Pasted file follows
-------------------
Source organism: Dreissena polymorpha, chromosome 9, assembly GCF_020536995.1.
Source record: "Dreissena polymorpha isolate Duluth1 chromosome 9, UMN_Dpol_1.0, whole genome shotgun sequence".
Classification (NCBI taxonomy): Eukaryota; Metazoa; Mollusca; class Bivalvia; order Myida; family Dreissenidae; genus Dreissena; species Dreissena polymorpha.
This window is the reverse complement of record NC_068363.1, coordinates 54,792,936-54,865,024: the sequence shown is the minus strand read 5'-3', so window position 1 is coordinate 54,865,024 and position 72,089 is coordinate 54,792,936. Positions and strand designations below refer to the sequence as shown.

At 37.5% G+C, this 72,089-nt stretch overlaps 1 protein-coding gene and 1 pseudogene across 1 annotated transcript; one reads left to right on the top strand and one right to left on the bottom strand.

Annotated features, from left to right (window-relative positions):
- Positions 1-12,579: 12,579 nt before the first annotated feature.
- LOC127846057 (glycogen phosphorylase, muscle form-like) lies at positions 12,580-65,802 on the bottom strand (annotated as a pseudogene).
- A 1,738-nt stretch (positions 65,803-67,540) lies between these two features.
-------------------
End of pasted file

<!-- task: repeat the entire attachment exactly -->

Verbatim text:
Source organism: Dreissena polymorpha, chromosome 9, assembly GCF_020536995.1.
Source record: "Dreissena polymorpha isolate Duluth1 chromosome 9, UMN_Dpol_1.0, whole genome shotgun sequence".
Classification (NCBI taxonomy): Eukaryota; Metazoa; Mollusca; class Bivalvia; order Myida; family Dreissenidae; genus Dreissena; species Dreissena polymorpha.
This window is the reverse complement of record NC_068363.1, coordinates 54,792,936-54,865,024: the sequence shown is the minus strand read 5'-3', so window position 1 is coordinate 54,865,024 and position 72,089 is coordinate 54,792,936. Positions and strand designations below refer to the sequence as shown.

At 37.5% G+C, this 72,089-nt stretch overlaps 1 protein-coding gene and 1 pseudogene across 1 annotated transcript; one reads left to right on the top strand and one right to left on the bottom strand.

Annotated features, from left to right (window-relative positions):
- Positions 1-12,579: 12,579 nt before the first annotated feature.
- LOC127846057 (glycogen phosphorylase, muscle form-like) lies at positions 12,580-65,802 on the bottom strand (annotated as a pseudogene).
- A 1,738-nt stretch (positions 65,803-67,540) lies between these two features.